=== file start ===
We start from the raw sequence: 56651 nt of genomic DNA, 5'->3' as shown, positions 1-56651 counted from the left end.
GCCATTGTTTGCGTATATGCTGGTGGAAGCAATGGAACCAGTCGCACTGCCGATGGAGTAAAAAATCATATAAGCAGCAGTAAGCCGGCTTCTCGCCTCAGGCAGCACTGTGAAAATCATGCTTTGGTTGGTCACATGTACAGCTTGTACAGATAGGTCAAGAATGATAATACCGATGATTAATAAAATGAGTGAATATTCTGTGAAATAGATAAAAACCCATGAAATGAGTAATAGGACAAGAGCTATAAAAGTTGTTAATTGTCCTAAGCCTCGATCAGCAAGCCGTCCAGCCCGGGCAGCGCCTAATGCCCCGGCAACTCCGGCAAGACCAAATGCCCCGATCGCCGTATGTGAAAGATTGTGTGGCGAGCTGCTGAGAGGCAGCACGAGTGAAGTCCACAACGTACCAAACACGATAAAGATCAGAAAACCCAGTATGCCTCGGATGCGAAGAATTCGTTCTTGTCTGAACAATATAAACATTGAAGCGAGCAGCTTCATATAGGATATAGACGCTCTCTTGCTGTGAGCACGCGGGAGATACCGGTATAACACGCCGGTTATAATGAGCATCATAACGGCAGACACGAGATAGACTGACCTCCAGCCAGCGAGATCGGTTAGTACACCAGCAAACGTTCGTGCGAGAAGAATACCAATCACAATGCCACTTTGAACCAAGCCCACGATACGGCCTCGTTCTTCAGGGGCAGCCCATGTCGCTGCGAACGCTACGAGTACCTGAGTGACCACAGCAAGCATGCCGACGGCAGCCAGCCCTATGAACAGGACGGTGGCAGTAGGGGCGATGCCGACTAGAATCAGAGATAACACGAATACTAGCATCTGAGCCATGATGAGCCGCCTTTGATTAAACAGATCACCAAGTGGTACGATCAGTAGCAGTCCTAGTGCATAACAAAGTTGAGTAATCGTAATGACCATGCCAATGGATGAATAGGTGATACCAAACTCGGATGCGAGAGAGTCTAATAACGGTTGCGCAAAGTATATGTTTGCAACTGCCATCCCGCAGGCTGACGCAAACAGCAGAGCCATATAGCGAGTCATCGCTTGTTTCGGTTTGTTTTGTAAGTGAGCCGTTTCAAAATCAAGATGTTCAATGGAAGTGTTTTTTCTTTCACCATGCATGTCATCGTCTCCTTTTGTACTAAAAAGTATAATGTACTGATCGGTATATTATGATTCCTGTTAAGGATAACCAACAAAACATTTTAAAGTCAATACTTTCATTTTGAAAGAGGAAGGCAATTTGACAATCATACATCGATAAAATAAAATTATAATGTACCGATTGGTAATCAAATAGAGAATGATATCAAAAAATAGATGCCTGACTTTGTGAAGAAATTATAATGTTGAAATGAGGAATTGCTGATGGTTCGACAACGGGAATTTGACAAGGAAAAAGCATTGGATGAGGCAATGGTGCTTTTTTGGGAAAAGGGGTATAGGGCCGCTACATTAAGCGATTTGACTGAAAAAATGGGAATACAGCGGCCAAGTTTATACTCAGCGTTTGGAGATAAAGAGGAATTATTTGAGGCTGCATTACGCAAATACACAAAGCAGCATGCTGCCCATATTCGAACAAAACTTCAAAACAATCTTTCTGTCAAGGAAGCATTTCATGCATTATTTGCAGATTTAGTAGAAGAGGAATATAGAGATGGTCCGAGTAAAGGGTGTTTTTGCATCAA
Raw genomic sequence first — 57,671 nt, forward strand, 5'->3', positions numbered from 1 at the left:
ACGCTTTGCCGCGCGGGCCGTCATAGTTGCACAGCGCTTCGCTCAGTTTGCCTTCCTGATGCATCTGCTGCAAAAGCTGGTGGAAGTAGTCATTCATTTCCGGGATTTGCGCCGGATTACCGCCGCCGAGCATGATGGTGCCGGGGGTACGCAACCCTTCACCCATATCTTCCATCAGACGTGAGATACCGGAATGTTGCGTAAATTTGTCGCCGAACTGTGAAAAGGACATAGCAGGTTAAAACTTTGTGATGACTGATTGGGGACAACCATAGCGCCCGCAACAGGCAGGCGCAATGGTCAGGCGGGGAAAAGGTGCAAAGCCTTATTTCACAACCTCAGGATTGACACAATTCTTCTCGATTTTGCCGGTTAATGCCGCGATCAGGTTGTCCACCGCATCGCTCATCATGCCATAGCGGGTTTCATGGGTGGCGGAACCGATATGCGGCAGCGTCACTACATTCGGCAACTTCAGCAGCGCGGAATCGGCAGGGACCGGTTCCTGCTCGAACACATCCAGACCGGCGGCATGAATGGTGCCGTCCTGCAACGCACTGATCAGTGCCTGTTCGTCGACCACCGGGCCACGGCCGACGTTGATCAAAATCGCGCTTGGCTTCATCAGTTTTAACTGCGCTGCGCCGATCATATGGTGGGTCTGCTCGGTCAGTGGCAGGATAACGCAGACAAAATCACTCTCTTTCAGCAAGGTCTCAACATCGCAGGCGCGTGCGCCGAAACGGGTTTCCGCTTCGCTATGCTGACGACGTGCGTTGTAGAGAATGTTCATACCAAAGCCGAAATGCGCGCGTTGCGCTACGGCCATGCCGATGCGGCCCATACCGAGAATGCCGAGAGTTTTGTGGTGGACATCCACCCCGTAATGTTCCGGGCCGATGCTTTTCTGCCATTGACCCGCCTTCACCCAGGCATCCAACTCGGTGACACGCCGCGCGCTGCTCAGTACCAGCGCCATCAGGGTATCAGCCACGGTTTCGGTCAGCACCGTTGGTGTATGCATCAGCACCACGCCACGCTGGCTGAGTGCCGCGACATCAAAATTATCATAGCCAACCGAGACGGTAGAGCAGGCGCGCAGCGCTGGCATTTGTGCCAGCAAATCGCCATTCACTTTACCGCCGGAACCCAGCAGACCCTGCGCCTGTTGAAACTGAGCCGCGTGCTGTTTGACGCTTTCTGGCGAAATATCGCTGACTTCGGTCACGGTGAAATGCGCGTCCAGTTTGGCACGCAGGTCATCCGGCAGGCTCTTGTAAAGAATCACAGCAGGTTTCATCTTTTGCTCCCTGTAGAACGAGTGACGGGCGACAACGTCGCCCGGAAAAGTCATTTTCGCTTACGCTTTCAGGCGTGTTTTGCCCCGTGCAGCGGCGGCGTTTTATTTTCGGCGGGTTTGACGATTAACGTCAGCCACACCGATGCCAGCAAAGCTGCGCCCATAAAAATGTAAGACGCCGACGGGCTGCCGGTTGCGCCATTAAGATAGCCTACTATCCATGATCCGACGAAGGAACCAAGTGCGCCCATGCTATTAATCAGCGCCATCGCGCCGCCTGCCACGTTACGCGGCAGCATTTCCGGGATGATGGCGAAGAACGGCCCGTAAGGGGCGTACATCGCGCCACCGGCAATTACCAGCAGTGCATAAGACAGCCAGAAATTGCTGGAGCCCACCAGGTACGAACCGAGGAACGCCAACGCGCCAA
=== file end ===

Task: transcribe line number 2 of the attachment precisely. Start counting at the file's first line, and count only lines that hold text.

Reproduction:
GCCATTGTTTGCGTATATGCTGGTGGAAGCAATGGAACCAGTCGCACTGCCGATGGAGTAAAAAATCATATAAGCAGCAGTAAGCCGGCTTCTCGCCTCAGGCAGCACTGTGAAAATCATGCTTTGGTTGGTCACATGTACAGCTTGTACAGATAGGTCAAGAATGATAATACCGATGATTAATAAAATGAGTGAATATTCTGTGAAATAGATAAAAACCCATGAAATGAGTAATAGGACAAGAGCTATAAAAGTTGTTAATTGTCCTAAGCCTCGATCAGCAAGCCGTCCAGCCCGGGCAGCGCCTAATGCCCCGGCAACTCCGGCAAGACCAAATGCCCCGATCGCCGTATGTGAAAGATTGTGTGGCGAGCTGCTGAGAGGCAGCACGAGTGAAGTCCACAACGTACCAAACACGATAAAGATCAGAAAACCCAGTATGCCTCGGATGCGAAGAATTCGTTCTTGTCTGAACAATATAAACATTGAAGCGAGCAGCTTCATATAGGATATAGACGCTCTCTTGCTGTGAGCACGCGGGAGATACCGGTATAACACGCCGGTTATAATGAGCATCATAACGGCAGACACGAGATAGACTGACCTCCAGCCAGCGAGATCGGTTAGTACACCAGCAAACGTTCGTGCGAGAAGAATACCAATCACAATGCCACTTTGAACCAAGCCCACGATACGGCCTCGTTCTTCAGGGGCAGCCCATGTCGCTGCGAACGCTACGAGTACCTGAGTGACCACAGCAAGCATGCCGACGGCAGCCAGCCCTATGAACAGGACGGTGGCAGTAGGGGCGATGCCGACTAGAATCAGAGATAACACGAATACTAGCATCTGAGCCATGATGAGCCGCCTTTGATTAAACAGATCACCAAGTGGTACGATCAGTAGCAGTCCTAGTGCATAACAAAGTTGAGTAATCGTAATGACCATGCCAATGGATGAATAGGTGATACCAAACTCGGATGCGAGAGAGTCTAATAACGGTTGCGCAAAGTATATGTTTGCAACTGCCATCCCGCAGGCTGACGCAAACAGCAGAGCCATATAGCGAGTCATCGCTTGTTTCGGTTTGTTTTGTAAGTGAGCCGTTTCAAAATCAAGATGTTCAATGGAAGTGTTTTTTCTTTCACCATGCATGTCATCGTCTCCTTTTGTACTAAAAAGTATAATGTACTGATCGGTATATTATGATTCCTGTTAAGGATAACCAACAAAACATTTTAAAGTCAATACTTTCATTTTGAAAGAGGAAGGCAATTTGACAATCATACATCGATAAAATAAAATTATAATGTACCGATTGGTAATCAAATAGAGAATGATATCAAAAAATAGATGCCTGACTTTGTGAAGAAATTATAATGTTGAAATGAGGAATTGCTGATGGTTCGACAACGGGAATTTGACAAGGAAAAAGCATTGGATGAGGCAATGGTGCTTTTTTGGGAAAAGGGGTATAGGGCCGCTACATTAAGCGATTTGACTGAAAAAATGGGAATACAGCGGCCAAGTTTATACTCAGCGTTTGGAGATAAAGAGGAATTATTTGAGGCTGCATTACGCAAATACACAAAGCAGCATGCTGCCCATATTCGAACAAAACTTCAAAACAATCTTTCTGTCAAGGAAGCATTTCATGCATTATTTGCAGATTTAGTAGAAGAGGAATATAGAGATGGTCCGAGTAAAGGGTGTTTTTGCATCAA